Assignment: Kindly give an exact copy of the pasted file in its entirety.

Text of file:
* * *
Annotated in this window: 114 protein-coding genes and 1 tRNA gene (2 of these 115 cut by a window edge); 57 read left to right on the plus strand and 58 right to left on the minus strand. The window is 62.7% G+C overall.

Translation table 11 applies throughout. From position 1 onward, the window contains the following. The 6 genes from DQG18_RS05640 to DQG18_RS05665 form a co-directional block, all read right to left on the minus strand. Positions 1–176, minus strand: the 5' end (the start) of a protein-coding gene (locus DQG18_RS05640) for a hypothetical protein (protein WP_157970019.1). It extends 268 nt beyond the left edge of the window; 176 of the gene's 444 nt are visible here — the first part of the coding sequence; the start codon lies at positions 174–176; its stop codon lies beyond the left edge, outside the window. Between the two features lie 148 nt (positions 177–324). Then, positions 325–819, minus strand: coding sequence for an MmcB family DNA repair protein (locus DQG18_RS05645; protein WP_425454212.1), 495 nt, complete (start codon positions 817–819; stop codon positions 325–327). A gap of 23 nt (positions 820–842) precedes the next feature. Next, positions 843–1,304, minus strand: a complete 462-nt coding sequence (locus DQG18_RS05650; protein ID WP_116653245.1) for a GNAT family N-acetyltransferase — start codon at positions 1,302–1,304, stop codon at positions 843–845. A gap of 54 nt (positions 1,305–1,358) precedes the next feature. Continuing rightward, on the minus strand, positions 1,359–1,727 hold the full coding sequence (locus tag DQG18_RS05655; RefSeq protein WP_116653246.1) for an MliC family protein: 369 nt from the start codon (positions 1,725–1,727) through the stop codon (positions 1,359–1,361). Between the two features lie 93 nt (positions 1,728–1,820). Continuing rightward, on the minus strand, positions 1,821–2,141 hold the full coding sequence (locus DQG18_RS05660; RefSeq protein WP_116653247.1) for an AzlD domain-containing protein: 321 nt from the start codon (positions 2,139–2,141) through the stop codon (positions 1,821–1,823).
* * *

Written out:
Annotated in this window: 114 protein-coding genes and 1 tRNA gene (2 of these 115 cut by a window edge); 57 read left to right on the plus strand and 58 right to left on the minus strand. The window is 62.7% G+C overall.

Translation table 11 applies throughout. From position 1 onward, the window contains the following. The 6 genes from DQG18_RS05640 to DQG18_RS05665 form a co-directional block, all read right to left on the minus strand. Positions 1–176, minus strand: the 5' end (the start) of a protein-coding gene (locus DQG18_RS05640) for a hypothetical protein (protein WP_157970019.1). It extends 268 nt beyond the left edge of the window; 176 of the gene's 444 nt are visible here — the first part of the coding sequence; the start codon lies at positions 174–176; its stop codon lies beyond the left edge, outside the window. Between the two features lie 148 nt (positions 177–324). Then, positions 325–819, minus strand: coding sequence for an MmcB family DNA repair protein (locus DQG18_RS05645; protein WP_425454212.1), 495 nt, complete (start codon positions 817–819; stop codon positions 325–327). A gap of 23 nt (positions 820–842) precedes the next feature. Next, positions 843–1,304, minus strand: a complete 462-nt coding sequence (locus DQG18_RS05650; protein ID WP_116653245.1) for a GNAT family N-acetyltransferase — start codon at positions 1,302–1,304, stop codon at positions 843–845. A gap of 54 nt (positions 1,305–1,358) precedes the next feature. Continuing rightward, on the minus strand, positions 1,359–1,727 hold the full coding sequence (locus tag DQG18_RS05655; RefSeq protein WP_116653246.1) for an MliC family protein: 369 nt from the start codon (positions 1,725–1,727) through the stop codon (positions 1,359–1,361). Between the two features lie 93 nt (positions 1,728–1,820). Continuing rightward, on the minus strand, positions 1,821–2,141 hold the full coding sequence (locus DQG18_RS05660; RefSeq protein WP_116653247.1) for an AzlD domain-containing protein: 321 nt from the start codon (positions 2,139–2,141) through the stop codon (positions 1,821–1,823).